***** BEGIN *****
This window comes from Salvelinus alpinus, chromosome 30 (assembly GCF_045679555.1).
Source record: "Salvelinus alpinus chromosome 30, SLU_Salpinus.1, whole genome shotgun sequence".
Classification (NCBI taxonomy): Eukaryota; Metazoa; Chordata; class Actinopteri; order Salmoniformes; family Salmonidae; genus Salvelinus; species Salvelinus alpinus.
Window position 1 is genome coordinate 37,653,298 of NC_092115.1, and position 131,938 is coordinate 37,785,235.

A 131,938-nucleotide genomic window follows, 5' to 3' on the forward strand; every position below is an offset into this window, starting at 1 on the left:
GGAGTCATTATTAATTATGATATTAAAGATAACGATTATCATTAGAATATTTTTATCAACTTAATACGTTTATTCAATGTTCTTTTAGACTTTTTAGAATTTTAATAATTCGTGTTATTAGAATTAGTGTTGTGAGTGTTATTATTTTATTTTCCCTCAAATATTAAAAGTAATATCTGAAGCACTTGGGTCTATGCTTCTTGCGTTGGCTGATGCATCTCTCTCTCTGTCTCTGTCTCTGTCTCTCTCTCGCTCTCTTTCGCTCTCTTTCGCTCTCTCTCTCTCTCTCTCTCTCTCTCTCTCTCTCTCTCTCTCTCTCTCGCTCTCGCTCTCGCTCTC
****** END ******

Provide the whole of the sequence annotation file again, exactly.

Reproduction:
This window comes from Salvelinus alpinus, chromosome 30 (assembly GCF_045679555.1).
Source record: "Salvelinus alpinus chromosome 30, SLU_Salpinus.1, whole genome shotgun sequence".
Classification (NCBI taxonomy): Eukaryota; Metazoa; Chordata; class Actinopteri; order Salmoniformes; family Salmonidae; genus Salvelinus; species Salvelinus alpinus.
Window position 1 is genome coordinate 37,653,298 of NC_092115.1, and position 131,938 is coordinate 37,785,235.

A 131,938-nucleotide genomic window follows, 5' to 3' on the forward strand; every position below is an offset into this window, starting at 1 on the left:
GGAGTCATTATTAATTATGATATTAAAGATAACGATTATCATTAGAATATTTTTATCAACTTAATACGTTTATTCAATGTTCTTTTAGACTTTTTAGAATTTTAATAATTCGTGTTATTAGAATTAGTGTTGTGAGTGTTATTATTTTATTTTCCCTCAAATATTAAAAGTAATATCTGAAGCACTTGGGTCTATGCTTCTTGCGTTGGCTGATGCATCTCTCTCTCTGTCTCTGTCTCTGTCTCTCTCTCGCTCTCTTTCGCTCTCTTTCGCTCTCTCTCTCTCTCTCTCTCTCTCTCTCTCTCTCTCTCTCTCTCTCTCGCTCTCGCTCTCGCTCTC